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How to Invest in Real Estate

Investing in real estate is one of the oldest forms of investing, having been around since the early days of human civilization. Predating modern stock markets, real estate is one of the five basic asset classes that every investor should seriously consider adding to his or her portfolio for the unique cash flow, liquidity, profitability, tax, and diversification benefits it offers. In this introductory guide, we'll walk you through the basics of real estate investing, and discuss the different ways you might acquire or take ownership in real estate investments.

First, let's start with the basics: What is real estate investing?

What Is Real Estate Investing?

Real estate investing is a broad category of operating, investing, and financial activities centered around making money from tangible property or cash flows somehow tied to a tangible property.

There are four main ways to make money in real estate:

  1. Real Estate Appreciation: This is when the property increases in value. This may be due to a change in the real estate market that increases demand for property in your area. It could use be due to upgrades you put into your real estate investment to make it more attractive to potential buyers or renters. Real estate appreciation is a tricky game, though.

  2. Cash Flow Income (Rent): This type of real estate investment focuses on buying a real estate property, such as an apartment building, and operating it so you collect a stream of cash from rent. Cash flow income can be generated from apartment buildings, office buildings, rental houses, and more.

  3. Real Estate Related Income: This is income generated by brokers and other industry specialists who make money through commissions from buying and selling property. It also includes real estate management companies who get to keep a percentage of rents in exchange for running the day-to-day operations of a property.

  4. Ancillary Real Estate Investment Income: For some real estate investments, this can be a huge source of profit. Ancillary real estate investment income includes things like vending machines in office buildings or laundry facilities in low-rent apartments. In effect, they serve as mini-businesses within a bigger real estate investment, letting you make money from a semi-captive collection of customers.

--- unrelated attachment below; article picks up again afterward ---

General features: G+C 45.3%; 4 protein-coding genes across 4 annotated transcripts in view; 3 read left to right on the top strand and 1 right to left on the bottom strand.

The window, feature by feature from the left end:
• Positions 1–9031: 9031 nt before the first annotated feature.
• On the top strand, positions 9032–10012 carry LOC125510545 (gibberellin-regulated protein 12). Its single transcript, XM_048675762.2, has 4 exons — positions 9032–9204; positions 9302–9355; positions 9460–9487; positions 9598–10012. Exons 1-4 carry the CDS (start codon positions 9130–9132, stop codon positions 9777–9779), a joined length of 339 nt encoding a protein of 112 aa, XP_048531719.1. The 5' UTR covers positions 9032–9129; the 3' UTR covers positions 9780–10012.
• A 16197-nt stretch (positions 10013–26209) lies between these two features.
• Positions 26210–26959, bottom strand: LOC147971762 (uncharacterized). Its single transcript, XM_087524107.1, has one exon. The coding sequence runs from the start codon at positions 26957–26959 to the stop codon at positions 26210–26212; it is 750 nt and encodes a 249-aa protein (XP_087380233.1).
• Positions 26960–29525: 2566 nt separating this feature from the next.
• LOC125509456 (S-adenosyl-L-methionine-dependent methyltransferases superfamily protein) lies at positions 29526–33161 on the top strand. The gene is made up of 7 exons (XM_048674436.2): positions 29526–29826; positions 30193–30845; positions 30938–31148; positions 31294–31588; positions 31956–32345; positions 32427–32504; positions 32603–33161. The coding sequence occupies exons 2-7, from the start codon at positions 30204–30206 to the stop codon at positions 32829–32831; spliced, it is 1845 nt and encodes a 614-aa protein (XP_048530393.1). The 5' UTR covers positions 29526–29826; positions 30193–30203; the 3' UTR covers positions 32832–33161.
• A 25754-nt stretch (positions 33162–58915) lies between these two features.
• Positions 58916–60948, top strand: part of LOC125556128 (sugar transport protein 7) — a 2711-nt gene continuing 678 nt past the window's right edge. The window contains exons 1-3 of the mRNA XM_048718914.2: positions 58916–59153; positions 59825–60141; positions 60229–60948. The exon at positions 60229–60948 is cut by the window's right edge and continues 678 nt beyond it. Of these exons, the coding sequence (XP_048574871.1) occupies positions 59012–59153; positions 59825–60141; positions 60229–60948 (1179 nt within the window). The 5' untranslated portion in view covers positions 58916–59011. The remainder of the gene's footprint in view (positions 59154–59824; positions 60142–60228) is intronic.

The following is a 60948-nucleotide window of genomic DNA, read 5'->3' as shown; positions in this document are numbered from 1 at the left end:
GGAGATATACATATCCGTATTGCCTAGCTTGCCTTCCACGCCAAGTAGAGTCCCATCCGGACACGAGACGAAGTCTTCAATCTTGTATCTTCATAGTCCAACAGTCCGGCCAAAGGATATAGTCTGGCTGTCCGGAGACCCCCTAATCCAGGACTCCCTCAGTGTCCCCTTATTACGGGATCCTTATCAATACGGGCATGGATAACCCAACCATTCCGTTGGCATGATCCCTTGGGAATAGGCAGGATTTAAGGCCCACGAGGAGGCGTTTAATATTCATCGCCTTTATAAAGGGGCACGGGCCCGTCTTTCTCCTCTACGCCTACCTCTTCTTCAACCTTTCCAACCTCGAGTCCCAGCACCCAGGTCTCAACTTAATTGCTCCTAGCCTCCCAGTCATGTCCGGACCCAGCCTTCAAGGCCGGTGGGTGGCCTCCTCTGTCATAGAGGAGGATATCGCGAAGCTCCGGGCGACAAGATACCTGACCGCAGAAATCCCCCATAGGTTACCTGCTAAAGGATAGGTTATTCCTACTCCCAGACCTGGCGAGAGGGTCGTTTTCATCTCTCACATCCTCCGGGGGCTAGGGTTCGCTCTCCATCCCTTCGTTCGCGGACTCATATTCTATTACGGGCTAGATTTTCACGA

The purest, simplest form of real estate investing is all about cash flow from rents rather than appreciation. Real estate investing occurs when the investor, also known as the landlord, acquires a piece of tangible property, whether that's raw farmland, land with a house on it, land with

an office building on it, land with an industrial warehouse on it, or an apartment.

He or she then finds someone who wants to use this property, known as a tenant, and they enter into an agreement. The tenant is granted access to the real estate, to use it under certain terms, for a specific length of time, and with certain restrictions -- some of which are laid out in Federal, state, and local law, and others of which are agreed upon in the lease contract or rental agreement. In exchange, the tenant pays for the ability to use the real estate. The payment he or she sends to the landlord is known as "rent".

For many investors, rental income from real estate investments has a huge psychological advantage over dividends and interest from investing in stocks and bonds. They can drive by the property, see it, and touch it with their hands. They can paint it their favorite color or hire an architect and construction company to modify it. They can use their negotiation skills to determine the rental rate, allowing a good operator to generate higher capitalization rates, or "cap rates."

From time to time, real estate investors become as misguided as stock investors during stock market bubbles, insisting that capitalization rates don't matter. Don't fall for it. If you are able to price your rental rates appropriately, you should enjoy a satisfactory rate of return on your capital after accounting for the cost of the property, including reasonable depreciation reserves, property and income taxes, maintenance, insurance, and other related expenditures. Additionally, you should measure the amount of time required to deal with the investment, as your time is the most valuable asset you have -- it's the reason passive income is so cherished by investors. (Once your holdings are large enough, you can establish or hire a real estate property management company to handle the day-to-day operations of your real estate portfolio in exchange for a percentage of the rental revenue, transforming real estate investments that had been actively managed into passive investments.)

What Are Some of the Most Popular Ways for a Person to Begin Investing in Real Estate?

There is a myriad of different types of real estate investments a person might consider for his or her portfolio.

It's easier to think in terms of the major categories into which real estate investments fall based on the unique benefits and drawbacks, economic characteristics and rent cycles, customary lease terms, and brokerage practices of the property type. Real estate properties are ordinarily categorized into one of the following groups: